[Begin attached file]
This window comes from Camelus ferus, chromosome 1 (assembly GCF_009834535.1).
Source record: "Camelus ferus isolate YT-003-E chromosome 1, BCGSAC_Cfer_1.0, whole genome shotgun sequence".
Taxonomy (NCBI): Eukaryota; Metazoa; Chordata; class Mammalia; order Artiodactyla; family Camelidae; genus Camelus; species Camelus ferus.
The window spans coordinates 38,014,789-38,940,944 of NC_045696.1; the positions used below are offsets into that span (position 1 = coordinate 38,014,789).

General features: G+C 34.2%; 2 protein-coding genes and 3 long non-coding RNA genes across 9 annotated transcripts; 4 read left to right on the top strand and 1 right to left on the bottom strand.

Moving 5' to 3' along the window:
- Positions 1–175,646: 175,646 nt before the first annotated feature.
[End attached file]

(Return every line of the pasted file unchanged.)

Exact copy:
This window comes from Camelus ferus, chromosome 1 (assembly GCF_009834535.1).
Source record: "Camelus ferus isolate YT-003-E chromosome 1, BCGSAC_Cfer_1.0, whole genome shotgun sequence".
Taxonomy (NCBI): Eukaryota; Metazoa; Chordata; class Mammalia; order Artiodactyla; family Camelidae; genus Camelus; species Camelus ferus.
The window spans coordinates 38,014,789-38,940,944 of NC_045696.1; the positions used below are offsets into that span (position 1 = coordinate 38,014,789).

General features: G+C 34.2%; 2 protein-coding genes and 3 long non-coding RNA genes across 9 annotated transcripts; 4 read left to right on the top strand and 1 right to left on the bottom strand.

Moving 5' to 3' along the window:
- Positions 1–175,646: 175,646 nt before the first annotated feature.